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Visualizing Haynesville Oil & Gas Production (Through April 2021)

Enno Peters's picture
CEO, ShaleProfile

Background in AI, worked on developing Supply Chain Planning & Optimization solutions for Quintiq, setting up its business in China. Focus on company direction and the technical development...

  • Member since 2018
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  • Jul 29, 2021

This article contains still images from the interactive dashboards available in the original blog post. To follow the instructions in this article, please use the interactive dashboards. Furthermore, they allow you to uncover other insights as well.

Visit ShaleProfile blog to explore the full interactive dashboard

This interactive presentation contains the latest gas (and a little oil) production data, from all 6,051 horizontal wells in the Haynesville that started producing from 2007, through April.

Total production

Natural gas production in the Haynesville grew year-over-year by almost 0.8 Bcf/d in April (0.1 BCf/d m-o-m). In that month, 6.3 Bcf/d was produced by the just over 500 wells that were completed since the beginning of last year (indicated by the dark and light blue areas in the graph above).

Supply Projection dashboard

The rise in the horizontal rig count in this basin has leveled off and came in at 49 as of last week (according to the Baker Hughes rig count)

In our Supply Projection dashboard you can find our outlook based on this kind of drilling activity:

Natural gas outlook in the Haynesville based on the current rig count & productivity, by year of first production.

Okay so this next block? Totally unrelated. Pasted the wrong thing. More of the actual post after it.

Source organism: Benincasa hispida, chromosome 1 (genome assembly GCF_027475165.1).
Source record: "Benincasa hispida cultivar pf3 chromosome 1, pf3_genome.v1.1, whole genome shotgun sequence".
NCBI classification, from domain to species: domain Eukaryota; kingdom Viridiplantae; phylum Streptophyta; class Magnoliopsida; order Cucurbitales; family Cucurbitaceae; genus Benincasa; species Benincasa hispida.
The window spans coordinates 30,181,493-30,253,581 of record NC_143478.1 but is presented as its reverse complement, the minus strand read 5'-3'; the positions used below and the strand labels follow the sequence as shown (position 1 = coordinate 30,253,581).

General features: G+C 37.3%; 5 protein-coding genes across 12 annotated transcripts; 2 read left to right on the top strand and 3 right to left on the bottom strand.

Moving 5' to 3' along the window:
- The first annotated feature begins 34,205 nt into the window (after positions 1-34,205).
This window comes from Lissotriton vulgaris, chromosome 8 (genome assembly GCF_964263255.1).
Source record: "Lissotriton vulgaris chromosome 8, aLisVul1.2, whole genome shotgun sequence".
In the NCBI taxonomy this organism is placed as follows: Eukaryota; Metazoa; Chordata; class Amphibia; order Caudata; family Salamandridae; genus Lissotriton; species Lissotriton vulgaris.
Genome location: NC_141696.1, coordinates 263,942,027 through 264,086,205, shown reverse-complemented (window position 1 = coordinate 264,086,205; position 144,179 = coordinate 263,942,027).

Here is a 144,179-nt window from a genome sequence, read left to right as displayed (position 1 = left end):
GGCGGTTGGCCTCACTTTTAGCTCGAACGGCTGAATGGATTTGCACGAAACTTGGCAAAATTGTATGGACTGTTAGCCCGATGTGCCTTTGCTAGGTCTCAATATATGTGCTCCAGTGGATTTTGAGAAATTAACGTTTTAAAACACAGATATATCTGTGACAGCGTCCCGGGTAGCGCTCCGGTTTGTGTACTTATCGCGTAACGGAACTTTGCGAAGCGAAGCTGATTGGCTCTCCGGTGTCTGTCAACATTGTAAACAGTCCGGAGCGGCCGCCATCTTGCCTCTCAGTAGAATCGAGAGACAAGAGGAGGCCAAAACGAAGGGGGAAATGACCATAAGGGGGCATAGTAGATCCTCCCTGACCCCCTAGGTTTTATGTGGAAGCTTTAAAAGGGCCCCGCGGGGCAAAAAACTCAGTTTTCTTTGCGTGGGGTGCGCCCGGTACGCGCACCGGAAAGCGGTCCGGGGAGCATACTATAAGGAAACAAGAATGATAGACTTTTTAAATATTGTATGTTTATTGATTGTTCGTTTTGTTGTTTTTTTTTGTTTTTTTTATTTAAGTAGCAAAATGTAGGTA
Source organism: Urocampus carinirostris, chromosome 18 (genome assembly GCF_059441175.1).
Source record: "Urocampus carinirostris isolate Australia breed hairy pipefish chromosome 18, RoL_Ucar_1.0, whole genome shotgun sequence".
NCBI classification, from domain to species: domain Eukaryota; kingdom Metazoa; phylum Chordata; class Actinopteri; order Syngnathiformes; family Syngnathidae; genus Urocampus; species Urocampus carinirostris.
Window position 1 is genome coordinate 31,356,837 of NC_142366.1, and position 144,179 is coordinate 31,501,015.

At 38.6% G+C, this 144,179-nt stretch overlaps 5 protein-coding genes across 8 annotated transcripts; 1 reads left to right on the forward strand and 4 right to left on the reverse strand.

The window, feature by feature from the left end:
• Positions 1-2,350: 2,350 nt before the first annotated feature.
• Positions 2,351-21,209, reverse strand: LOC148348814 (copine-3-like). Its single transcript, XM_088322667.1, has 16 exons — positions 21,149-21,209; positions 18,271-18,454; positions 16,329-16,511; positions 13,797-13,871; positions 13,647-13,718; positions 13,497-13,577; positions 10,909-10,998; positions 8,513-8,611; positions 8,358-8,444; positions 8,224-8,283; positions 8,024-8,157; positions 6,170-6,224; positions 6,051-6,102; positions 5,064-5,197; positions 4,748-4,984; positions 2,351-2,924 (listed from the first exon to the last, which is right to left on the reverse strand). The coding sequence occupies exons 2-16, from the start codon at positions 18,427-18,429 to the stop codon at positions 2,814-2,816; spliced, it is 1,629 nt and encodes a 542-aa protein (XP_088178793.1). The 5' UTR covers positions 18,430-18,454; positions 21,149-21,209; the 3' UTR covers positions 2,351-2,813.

As is visible here, output could continue to rise to over 18 Bcf/d by the end of the decade if we assume that there are no further changes to the rig count and that well productivity also remains unchanged (it’s a simple scenario, more advanced scenarios can be simulated in the interactive version of this dashboard). It is the only major gas basin for which we see significant growth based on current conditions.

Well productivity

In the 3rd tab (“Well quality”), you can see that well results increased strongly between 2015 and 2017, but improvements have since slowed down, on average. Normalizing for lateral length, we find that well performance has not changed since 2017.

Wells completed in the past 2 years are so far heading towards an EUR not far from 10 Bcf of natural gas, on average, as you can find in the following graph (by extrapolating the curves):

Ultimate recovery profiles (gas rate vs. cum) for wells in the Haynesville, by vintage. Horizontal gas wells co pleted since 2014 only.
Top operators

In the final tab (“Top operators”), the leading 10 natural gas producers in this basin are displayed. Comstock and Aethon Energy are ahead of the others, with over 1.5 Bcf/d of operated production capacity. BP has fallen to the 9th position, after being in the lead for a short while 2 years earlier.


Next week we will have a post on all covered US states.

Production data is subject to revisions.


For this presentation, I used data gathered from the following sources:

  • The Louisiana Department of Natural Resources
  • Texas RRC. Production data is provided on lease level. Individual well production data is estimated from a range of data sources, including regular well tests, and pending lease reports.

Visit our blog to read the full post and use the interactive dashboards to gain more insight:

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Twitter: @ShaleProfile

LinkedIn: ShaleProfile

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Enno Peters's picture
Thank Enno for the Post!
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